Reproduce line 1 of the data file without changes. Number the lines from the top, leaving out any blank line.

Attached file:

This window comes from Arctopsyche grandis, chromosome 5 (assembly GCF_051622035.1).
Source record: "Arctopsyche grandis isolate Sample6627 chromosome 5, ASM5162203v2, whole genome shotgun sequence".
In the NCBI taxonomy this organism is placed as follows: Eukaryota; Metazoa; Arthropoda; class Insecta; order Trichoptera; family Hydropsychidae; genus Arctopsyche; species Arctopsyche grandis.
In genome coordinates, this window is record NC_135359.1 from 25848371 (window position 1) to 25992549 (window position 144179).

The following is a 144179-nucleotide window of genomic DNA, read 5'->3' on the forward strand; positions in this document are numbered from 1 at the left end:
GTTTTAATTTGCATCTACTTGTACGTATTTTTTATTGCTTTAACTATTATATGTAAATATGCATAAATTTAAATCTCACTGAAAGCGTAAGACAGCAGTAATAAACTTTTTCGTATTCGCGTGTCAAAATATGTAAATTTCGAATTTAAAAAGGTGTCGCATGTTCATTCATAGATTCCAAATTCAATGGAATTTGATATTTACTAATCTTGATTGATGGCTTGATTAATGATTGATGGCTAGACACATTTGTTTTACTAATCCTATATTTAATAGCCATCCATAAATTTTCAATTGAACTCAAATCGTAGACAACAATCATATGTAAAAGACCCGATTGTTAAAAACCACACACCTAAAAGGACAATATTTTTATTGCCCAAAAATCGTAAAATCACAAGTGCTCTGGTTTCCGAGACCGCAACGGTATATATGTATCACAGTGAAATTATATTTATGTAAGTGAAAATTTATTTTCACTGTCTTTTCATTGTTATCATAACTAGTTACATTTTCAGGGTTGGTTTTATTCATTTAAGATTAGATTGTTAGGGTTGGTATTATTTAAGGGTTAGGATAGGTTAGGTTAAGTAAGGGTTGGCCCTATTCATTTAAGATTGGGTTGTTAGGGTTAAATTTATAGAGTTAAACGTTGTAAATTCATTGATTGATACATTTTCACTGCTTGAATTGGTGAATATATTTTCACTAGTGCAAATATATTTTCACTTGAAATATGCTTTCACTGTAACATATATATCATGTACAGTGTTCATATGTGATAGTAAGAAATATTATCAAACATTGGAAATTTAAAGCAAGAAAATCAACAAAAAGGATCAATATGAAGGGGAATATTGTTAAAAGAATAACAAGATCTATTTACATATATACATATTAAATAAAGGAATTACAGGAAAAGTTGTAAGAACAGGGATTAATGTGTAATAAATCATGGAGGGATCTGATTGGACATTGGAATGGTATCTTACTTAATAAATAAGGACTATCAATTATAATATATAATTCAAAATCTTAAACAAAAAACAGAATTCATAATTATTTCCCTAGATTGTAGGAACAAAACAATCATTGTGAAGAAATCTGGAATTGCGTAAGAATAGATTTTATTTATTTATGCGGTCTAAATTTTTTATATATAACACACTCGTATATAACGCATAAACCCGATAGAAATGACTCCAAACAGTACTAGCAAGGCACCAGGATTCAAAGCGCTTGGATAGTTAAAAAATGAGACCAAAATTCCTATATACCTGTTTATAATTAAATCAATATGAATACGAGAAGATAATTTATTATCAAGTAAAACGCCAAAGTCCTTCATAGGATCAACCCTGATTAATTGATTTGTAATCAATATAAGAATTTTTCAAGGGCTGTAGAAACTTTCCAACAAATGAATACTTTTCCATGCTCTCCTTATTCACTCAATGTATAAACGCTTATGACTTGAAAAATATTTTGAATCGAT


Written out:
This window comes from Arctopsyche grandis, chromosome 5 (assembly GCF_051622035.1).